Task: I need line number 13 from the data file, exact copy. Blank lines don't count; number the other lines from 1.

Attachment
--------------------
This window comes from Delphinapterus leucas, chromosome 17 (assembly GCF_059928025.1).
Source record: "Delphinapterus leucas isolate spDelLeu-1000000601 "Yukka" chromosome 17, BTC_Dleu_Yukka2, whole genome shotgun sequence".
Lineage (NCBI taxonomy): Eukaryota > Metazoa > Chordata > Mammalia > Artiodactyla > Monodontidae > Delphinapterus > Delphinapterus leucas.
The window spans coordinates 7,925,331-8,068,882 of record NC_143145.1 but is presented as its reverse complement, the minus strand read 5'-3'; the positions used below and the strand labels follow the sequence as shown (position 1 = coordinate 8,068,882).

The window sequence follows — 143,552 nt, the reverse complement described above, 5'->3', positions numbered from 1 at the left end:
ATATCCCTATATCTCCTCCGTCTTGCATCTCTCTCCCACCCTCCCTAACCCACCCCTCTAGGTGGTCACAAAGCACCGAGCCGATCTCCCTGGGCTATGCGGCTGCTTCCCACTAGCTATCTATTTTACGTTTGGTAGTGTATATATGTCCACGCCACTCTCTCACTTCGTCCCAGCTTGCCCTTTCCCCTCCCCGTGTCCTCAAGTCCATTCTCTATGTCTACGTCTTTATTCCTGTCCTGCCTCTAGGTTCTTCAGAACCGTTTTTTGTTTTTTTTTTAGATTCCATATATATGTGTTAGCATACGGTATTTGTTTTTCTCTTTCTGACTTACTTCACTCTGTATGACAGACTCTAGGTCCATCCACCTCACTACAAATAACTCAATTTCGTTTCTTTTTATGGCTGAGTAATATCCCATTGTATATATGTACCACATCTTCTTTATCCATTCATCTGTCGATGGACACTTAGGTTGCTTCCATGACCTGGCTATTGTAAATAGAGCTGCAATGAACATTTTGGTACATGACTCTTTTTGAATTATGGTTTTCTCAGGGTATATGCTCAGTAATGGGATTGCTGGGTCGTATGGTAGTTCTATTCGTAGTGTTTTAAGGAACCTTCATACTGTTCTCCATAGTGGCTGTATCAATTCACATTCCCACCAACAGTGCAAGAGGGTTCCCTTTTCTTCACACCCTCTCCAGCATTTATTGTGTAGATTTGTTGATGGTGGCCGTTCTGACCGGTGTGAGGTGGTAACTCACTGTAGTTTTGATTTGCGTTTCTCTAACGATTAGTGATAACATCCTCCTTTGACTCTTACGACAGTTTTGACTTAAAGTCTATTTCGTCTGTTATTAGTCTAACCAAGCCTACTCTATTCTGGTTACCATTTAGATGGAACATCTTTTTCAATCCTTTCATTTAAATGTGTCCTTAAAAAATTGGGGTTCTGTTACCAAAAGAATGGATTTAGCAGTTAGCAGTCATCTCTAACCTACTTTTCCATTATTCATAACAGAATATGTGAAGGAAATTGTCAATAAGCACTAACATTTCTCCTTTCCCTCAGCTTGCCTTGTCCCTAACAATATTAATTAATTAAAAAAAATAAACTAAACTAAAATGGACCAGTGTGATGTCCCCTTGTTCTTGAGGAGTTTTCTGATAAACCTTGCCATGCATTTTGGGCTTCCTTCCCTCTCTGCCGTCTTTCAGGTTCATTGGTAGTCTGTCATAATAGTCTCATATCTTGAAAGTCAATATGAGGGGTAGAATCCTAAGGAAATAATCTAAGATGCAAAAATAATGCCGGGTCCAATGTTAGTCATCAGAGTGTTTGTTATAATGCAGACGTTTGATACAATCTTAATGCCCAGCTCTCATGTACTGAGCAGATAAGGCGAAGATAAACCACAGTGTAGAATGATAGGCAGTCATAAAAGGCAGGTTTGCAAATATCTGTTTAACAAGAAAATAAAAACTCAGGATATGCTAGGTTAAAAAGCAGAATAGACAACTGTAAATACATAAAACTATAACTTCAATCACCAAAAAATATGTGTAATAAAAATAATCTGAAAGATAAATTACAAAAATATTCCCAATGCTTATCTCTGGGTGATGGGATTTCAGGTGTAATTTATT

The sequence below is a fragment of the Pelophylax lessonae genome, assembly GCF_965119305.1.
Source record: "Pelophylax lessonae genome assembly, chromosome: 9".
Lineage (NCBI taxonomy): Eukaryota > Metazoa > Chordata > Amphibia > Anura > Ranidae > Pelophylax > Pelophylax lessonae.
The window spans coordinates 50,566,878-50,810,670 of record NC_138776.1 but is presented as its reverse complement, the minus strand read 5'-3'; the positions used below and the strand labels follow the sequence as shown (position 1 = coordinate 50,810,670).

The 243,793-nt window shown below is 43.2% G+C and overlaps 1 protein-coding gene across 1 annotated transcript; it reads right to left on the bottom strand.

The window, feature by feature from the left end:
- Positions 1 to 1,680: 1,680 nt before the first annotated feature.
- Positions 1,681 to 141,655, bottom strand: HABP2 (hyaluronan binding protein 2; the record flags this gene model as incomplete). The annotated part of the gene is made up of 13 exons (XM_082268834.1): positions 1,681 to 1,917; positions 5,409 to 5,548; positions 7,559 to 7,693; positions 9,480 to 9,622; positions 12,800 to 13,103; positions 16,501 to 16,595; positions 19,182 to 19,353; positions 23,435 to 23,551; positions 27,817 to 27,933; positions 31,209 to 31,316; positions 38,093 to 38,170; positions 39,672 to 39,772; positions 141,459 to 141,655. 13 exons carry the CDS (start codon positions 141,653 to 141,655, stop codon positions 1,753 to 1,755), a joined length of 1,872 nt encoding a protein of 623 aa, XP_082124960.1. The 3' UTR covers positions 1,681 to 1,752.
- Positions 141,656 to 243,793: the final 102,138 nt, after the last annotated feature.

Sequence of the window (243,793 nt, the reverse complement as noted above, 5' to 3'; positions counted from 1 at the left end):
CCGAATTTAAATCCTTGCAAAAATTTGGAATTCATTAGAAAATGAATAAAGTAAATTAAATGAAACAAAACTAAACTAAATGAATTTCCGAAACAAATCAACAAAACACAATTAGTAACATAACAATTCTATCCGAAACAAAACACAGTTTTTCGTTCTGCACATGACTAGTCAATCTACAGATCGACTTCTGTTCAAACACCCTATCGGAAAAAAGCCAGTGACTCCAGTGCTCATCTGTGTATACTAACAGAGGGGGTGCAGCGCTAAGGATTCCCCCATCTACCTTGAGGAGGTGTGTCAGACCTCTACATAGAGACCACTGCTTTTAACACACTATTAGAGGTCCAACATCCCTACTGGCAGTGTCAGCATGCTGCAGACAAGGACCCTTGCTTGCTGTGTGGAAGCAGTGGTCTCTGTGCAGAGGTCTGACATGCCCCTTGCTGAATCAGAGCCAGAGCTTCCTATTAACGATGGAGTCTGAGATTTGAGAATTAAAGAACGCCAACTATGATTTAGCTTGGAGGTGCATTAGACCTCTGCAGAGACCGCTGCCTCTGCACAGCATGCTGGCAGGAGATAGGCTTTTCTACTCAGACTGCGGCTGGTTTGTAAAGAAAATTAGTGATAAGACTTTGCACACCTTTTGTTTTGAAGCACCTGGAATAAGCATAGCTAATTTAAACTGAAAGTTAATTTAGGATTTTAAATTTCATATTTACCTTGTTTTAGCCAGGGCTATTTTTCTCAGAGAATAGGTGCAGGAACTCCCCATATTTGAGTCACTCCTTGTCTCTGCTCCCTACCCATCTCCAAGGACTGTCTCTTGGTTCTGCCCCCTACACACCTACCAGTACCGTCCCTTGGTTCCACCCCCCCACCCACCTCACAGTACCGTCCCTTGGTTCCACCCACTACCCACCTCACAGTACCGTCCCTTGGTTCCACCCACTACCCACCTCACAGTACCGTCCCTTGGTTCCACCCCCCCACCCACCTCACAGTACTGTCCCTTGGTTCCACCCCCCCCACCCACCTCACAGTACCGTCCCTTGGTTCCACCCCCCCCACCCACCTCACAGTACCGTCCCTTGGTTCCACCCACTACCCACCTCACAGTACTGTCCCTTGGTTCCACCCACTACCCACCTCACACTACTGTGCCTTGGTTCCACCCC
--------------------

- Positions 1 to 1,680: 1,680 nt before the first annotated feature.